The great comedy actor explains how she played it straight for Aleem Khan’s moving debut feature After Love.
She stole every episode of TV’s The Thick of It as the lovably bumbling Terri Coverley, and then went on to receive acclaim and awards with her own hospital-set sitcom Getting On. Her recent film roles have included a budgie-loving, cat hat-wearing outsider in Deborah Hayward’s Pin Cushion, and now the lead role Aleem Khan’s After Love, in which she plays Mary, an Islam convert who discovers her late husband has another family across the Channel in Calais.
LWLies: You’re known mainly for your comedy roles, particularly played in a deadpan mode, but After Love feels like something different for you in that it’s purely dramatic.
Scanlan: I always feel that, as an actor, when I approach any script, I look for the function of the character within the whole. What is that character bringing to the party? That’s where that knowing or winking thing comes in, because usually the characters I play want to make someone laugh, and I’ve usually been employed to do comedy. However, I’ve never felt that is me. I’ve just never been asked to let that drop. Of course, it’s a classic case of getting employed on what somebody’s seen of you before. ‘Oh I liked that, let’s have a bit more.’ I think I feel more at home not playing comedy.
It’s almost as if something falls away, and I can be myself. A lot of comedy is about cover. What’s funny is someone covering something up in themselves, whether it’s self-deception, or deception to others. That’s part of the comedy, and something we recognise about ourselves. But it’s the letting go of that covering, and being able to find a true emotional connection, something really raw, that I was able to do with Mary. That was a lovely, lovely thing to do. I’m quite a raw person. I cry every day. Things get to me. So it’s just nice to be in that place and just ‘be it’.
When you talk about that process of exploring the character, how do you actually do that? Was it something Aleem was involved in?
Yes. He was very clear about what he wanted. He was prescriptive in terms of how things would be played. In a way, part of the job was to meet that in every scene. But then there’s another job that only the actor can do, which is to be in a state of being that the camera is going to pick up, which is not really about where you’re standing or what you’re feeling. It’s something that’s a couple of layers back from that. In order to get into that place, a lot of the research really helped.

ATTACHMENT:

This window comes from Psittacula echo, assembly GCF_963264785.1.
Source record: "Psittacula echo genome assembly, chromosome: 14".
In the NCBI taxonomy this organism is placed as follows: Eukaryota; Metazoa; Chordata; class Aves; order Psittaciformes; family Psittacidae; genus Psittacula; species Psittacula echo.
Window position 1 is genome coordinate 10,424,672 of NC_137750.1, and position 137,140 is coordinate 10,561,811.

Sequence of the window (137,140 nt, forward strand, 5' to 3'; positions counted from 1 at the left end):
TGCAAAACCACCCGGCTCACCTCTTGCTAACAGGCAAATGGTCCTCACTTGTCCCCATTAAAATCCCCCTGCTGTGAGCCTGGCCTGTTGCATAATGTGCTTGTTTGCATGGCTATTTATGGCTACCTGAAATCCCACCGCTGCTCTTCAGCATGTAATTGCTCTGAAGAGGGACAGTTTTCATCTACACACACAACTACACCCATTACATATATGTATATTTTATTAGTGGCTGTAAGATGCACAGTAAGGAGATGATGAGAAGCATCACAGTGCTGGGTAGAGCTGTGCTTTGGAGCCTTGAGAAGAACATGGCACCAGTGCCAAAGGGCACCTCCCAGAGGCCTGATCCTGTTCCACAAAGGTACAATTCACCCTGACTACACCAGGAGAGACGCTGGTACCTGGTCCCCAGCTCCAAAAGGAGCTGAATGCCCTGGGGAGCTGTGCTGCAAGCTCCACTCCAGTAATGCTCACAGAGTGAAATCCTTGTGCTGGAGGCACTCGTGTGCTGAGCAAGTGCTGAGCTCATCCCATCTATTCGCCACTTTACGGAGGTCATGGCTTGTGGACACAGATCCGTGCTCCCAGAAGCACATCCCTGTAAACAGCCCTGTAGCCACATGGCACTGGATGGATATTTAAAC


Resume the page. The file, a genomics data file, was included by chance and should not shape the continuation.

How deep did you go on the research front? It feels like you could’ve spent a long time prepping for this role.
I had to learn a lot about Islam. I didn’t have to learn about bereavement, but I had to think about it and go into memories of grieving. Then there was also a level of research I did with Aleem’s mum. As he’s said, it’s not strictly a story about his family, but he was inspired by them to write it. I found spending time with his mum the most profound kind of research. She was a white, working-class girl in Walthamstow who married a young Pakistani immigrant when they very young and she had to forge a life through the decades. She brought up six children. She was just the most the delightful person. And so inspiring. Cut to on set, in my inner toolbox, I had that presence of Aleem’s mum with me.
What kind of questions were you asking her? Were they related to the film?
No, nothing about the film. I was just curious about her life. Aleem had told me lots about his life and experiences. From the outside it wouldn’t have looked any different from friendly chatting. Somehow that makes an imprint. It’s solid. You can keep it with you. Then you have this kind of fusion with your own psyche, and you can create something new. It’s a mysterious process.
With Khan’s connection to the material, did you ever find that you were being asked to recreate a scene that actually happened?
There’s nothing in there that actually happened in life. It’s entirely fictionalised. There was never sense that it had to be like it was in his memory. But there was always a sense in which I was a sort of mannequin. Like a mannequin with flesh on. I was moved around. Placed. Which is something that happens a lot in cinema. There was a sense that Aleem was quite imagistic and cinematic. As an actor, you have to just throw yourself into that. You have to let it happen to you. Sometimes it doesn’t feel very nice, as if you don’t have very much control. It’s ultimately going to give you the best reward.
After Love is released in 4 June via BFI Distribution. Read the LWLies Recommends review.
Published 3 Jun 2021
By Leila Latif
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